Material Life on the Hunter
By Dr Paula Jane Byrne
This work respectfully honours the First Australian People, the Aboriginal People of this land.
The Scott family arrived in the colony in 1822 and the Rusden family arrived in 1834. The families were linked when Saranna Rusden married Helenus Scott in 1835. The Scotts were granted land on the Hunter they would name Glendon and the Rusden family took up residence at a house rented from Houston Mitchell, Rath Luba at Maitland. In 1847 the Rusden family moved to Holmwood, also in Maitland. Charles and Fred Tindal were visitors at Merton, belonging to William Ogilvie and later managed a run on the Clarence belonging to Edward Ogilvie. The words and imagery these people used about the objects they lived with demonstrate the sensibility of a colonizing people.
Cooking and dining implements
Discussion of cooking and dining implements was common in the letters of landholders and squatters. These articles were thought about more than any other object, besides furniture. It is not as if they were marks of distinction, rather they were expected and, like servants, were an essential part of life. So we find very early in the history of Glendon in 1827, before the house was even built, Helenus wrote to his mother that ‘we have enough tablecloths’ (16 April 1827). Similarly after Helenus’ bankruptcy when the family was living in a small cottage, Saranna advertised for a man to work generally in the yard and also ‘to wait at table’ (3 June 1853). At Merton on the Hunter in 1844, Mrs Ogilvie was careful to order from London through Charles Tindal a specific kind of scissors for ‘cutting grapes at the table’ as well as a coffee percolator (6 July 1844).
Though landholders were likely to build quite large houses, the houses themselves were not great subjects of discussion. Furniture, however, provoked particular interest. The Ogilvie’s on the Clarence according to Fred Tindal
Live the most comfortably of any people on the river – the former give the visitors wine and ale, preserved fruits etc. they have a good library and luxurious Arm chairs.81 (Fred Tindal to his sister Lita, 28 August 1851)
One of the great concerns of Helenus Scott’s bankruptcy was that the furniture might be taken as part of the debt (Ann to Saranna, 7 August 1848).
Ann described a room of her own at Holmwood in 1847 decorated for her birthday by her children. Her room was “upstairs at the end of the landing place so the door is immediately before you at the top of the stairs. The window by which it is lighted is opposite the door and is the middle window at the front of the house”. She described the wallpaper, “green upon a stone-coloured ground”. She added that though the floral pattern “was not vine leaves” it did remind her of a pretty little room belonging to Mrs Jackson “when I visited her in Wimple St”, London (10 January 1847). To have wallpaper of vine leaves would have symbolised a link to classical taste, associated with Dionysus. The vine died and came back to life each year, demonstrating the power of that particular god to return people to life; the symbol of the vine was also linked to Christ and regeneration. The aristocratic Mrs Jackson did have vine leaves on her wallpaper, but even without them this room resembled hers.
All wallpaper was imported into the colony in this period. Arsenic was the major component of the green colour found in this example from the Smithsonian museum and all green colour in wallpaper of the 1840s derived from this dangerous substance.
Fred Tindal described Merton in 1844
“The principal room is the original hut, put up when they first came out, but now papered and made very comfortable – at the back of that two bedrooms have been added the rest of the house consists of two detached rooms one called the barracks where the young men sleep and the other a room for strangers – the kitchen and servant rooms are also detached, so that the whole looks like a township rather than a house. (28 December 1844).”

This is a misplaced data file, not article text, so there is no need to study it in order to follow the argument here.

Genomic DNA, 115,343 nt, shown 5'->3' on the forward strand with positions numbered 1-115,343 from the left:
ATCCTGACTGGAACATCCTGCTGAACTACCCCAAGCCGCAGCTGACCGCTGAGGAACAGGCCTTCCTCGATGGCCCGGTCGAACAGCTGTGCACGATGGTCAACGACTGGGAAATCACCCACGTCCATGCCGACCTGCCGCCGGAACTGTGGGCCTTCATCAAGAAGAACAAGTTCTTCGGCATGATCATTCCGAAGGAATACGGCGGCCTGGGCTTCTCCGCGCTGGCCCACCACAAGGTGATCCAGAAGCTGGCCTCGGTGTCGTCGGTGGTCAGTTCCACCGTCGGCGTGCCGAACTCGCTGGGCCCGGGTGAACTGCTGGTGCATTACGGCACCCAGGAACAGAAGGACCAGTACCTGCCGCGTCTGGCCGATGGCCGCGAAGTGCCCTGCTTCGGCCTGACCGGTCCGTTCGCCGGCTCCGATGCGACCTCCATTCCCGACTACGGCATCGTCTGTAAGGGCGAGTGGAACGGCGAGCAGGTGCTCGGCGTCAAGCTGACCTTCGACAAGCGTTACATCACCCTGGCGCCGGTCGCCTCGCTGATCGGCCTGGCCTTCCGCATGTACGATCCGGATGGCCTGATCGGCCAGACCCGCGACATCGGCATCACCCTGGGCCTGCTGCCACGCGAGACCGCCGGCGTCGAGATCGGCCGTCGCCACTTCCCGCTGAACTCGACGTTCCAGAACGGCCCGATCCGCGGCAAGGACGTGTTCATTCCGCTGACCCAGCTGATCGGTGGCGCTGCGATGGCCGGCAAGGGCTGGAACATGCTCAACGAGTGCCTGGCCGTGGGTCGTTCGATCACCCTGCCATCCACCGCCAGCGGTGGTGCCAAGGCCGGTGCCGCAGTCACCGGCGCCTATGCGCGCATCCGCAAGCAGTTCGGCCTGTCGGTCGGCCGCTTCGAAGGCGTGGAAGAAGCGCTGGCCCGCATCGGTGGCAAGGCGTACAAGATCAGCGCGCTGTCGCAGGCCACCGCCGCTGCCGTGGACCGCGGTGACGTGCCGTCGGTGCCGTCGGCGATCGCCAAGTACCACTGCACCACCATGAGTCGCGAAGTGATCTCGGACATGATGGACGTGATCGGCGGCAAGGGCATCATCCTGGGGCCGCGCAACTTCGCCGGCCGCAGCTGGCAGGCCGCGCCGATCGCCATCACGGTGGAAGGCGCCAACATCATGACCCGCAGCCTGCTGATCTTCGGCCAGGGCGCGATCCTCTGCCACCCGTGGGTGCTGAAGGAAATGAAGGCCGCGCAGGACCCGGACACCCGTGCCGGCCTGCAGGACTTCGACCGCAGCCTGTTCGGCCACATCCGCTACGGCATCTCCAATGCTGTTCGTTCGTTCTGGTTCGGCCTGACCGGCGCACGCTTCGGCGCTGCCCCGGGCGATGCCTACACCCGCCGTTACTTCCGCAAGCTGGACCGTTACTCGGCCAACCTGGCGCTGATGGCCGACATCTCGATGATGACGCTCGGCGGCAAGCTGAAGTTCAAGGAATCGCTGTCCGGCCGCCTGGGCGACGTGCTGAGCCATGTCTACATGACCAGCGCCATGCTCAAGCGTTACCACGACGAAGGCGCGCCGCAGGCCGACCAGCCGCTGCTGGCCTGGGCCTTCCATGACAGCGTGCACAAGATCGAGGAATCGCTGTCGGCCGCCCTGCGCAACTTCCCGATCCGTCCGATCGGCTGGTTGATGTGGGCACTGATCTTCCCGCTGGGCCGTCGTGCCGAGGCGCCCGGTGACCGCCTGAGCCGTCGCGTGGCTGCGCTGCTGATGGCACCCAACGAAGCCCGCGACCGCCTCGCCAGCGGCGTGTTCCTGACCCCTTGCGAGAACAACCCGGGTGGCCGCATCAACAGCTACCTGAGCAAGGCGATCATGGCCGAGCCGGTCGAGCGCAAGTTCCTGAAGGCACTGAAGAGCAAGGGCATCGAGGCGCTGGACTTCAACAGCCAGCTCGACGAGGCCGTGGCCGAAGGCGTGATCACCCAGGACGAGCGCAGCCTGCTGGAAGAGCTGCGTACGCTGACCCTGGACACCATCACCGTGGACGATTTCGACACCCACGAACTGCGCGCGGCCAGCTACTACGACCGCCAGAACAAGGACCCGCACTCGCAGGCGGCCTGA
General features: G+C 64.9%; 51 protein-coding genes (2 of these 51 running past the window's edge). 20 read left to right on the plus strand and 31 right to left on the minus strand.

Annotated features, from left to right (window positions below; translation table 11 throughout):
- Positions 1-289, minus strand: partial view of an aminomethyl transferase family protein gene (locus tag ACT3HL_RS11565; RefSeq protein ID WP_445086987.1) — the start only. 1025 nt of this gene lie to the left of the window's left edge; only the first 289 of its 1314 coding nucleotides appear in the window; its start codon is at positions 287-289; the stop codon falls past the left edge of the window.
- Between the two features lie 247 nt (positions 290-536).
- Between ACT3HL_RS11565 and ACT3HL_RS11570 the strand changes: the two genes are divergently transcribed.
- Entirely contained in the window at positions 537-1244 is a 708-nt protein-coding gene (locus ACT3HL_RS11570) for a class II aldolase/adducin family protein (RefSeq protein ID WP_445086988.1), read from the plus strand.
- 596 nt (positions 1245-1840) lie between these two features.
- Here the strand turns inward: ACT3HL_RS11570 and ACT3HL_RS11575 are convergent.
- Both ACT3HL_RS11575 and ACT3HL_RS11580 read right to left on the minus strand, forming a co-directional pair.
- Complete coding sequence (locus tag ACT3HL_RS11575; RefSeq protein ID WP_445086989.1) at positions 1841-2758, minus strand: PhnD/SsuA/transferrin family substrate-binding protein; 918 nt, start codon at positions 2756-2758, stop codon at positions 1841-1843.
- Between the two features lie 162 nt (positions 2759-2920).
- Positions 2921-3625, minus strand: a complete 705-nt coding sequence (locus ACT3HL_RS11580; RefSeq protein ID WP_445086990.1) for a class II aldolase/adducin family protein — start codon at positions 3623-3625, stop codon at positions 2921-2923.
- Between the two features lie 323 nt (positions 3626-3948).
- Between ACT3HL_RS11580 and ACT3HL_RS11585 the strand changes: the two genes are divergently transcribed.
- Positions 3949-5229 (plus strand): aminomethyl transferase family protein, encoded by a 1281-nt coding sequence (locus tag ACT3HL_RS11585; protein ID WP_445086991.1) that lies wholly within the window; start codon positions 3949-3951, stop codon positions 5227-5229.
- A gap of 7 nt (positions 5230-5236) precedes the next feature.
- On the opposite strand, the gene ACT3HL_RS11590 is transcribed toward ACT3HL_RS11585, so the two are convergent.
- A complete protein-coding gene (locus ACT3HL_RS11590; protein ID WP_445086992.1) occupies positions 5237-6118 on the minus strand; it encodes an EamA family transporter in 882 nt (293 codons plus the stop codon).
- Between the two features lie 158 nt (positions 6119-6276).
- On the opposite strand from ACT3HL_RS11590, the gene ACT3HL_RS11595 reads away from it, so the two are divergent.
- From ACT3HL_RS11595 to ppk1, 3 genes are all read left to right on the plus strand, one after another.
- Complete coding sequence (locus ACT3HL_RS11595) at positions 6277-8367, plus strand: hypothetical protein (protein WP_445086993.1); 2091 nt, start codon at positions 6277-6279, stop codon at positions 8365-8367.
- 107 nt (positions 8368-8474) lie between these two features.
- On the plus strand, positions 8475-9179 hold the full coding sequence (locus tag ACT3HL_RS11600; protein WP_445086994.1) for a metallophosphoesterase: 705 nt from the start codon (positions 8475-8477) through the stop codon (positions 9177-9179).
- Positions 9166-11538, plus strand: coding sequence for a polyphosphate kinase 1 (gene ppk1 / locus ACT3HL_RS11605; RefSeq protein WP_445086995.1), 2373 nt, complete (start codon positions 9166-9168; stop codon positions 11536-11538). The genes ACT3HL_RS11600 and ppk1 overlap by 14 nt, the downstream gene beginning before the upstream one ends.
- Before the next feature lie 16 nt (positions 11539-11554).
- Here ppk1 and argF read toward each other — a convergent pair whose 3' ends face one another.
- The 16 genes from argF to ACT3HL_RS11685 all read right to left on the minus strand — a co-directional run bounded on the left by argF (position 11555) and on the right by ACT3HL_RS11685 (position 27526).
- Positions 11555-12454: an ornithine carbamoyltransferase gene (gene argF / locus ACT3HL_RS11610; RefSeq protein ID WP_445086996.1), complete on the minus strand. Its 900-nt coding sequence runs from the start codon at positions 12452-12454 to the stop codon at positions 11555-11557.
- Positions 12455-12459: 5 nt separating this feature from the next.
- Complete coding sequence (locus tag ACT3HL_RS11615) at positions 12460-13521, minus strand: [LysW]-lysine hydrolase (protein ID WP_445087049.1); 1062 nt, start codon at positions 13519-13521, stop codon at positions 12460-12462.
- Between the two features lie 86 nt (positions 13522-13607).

Wallpaper was a first step to making a house ‘comfortable’.
These were important objects to mention in letters. Books were obtained by the Rusden family from several different places. Some were posted from England by relatives or ordered from English booksellers. In the colony they were obtained from the Religious Tract Society in King Street Sydney.
In Maitland they were obtained at Lipscomb’s physic shop, originally a lending library as well as Deichman’s store. Whittaker’s Inn had regular auctions of books, possibly resulting from bankruptcy.
Male and Female
Hunter residents often surprise in their choice of interests or habits. Men around the Rusden family bought clothes for the women of the family.
“Your dear Papa surprised me yesterday by bringing from Robins a very pretty quiet looking muslin dress – the colours are lilac and green but so delicate that I was surprised he could get it there.” – Ann Rusden to Saranna Rusden, 8 December 1835
“Richard…returned from Sydney…and brought so many pretty things for us to see and admire. He insisted on getting us each something to wear on the day and this something was a very pretty flowered white gauze scarf, large enough for a mantilla for Grace, Georgiana and me so now we need not make a muslin pelerine for our dresses as we had meant to do…was it not bad of him?” (Rose Rusden to Saranna Scott, 2 August 1846.)
Men’s clothes, though work related, were tailored and often ordered from England rather than bought in the colony and they showed an interest in wearing clothes of quality, even on their Runs. George William Rusden begged his mother for the shirts that had been tailored specifically for him when he was working at Glendon with Helenus Scott.
“I am quite glad you have mentioned George William’s shirts – when I gave him the last, I told him he better have some of Thomas’s which are barely large enough for Thomas – but he assured me his own were preferable and earnestly begged to have them. I will send a dozen of Thomas’s new ones and some of George William’s socks, his dear father has ordered a pair of Parramatta trousers – all can be sent to him and George William’s shirts will do nicely for the little boys when they want any. ” (Ann Rusden to Saranna Scott, 23 March 1837.)
Men also showed considerable interest in flower gardening and jam making, particularly with native fruits. Arthur Selwyn wrote in 1874 to Rose:
“I want you to get for me a pair of gardening gloves, large and the thickest you can find, they ought to be red tanned leather, if you can get Hedger’s gloves. The garden is looking spring like. (Arthur Selwyn to Rose 17 September 1874.)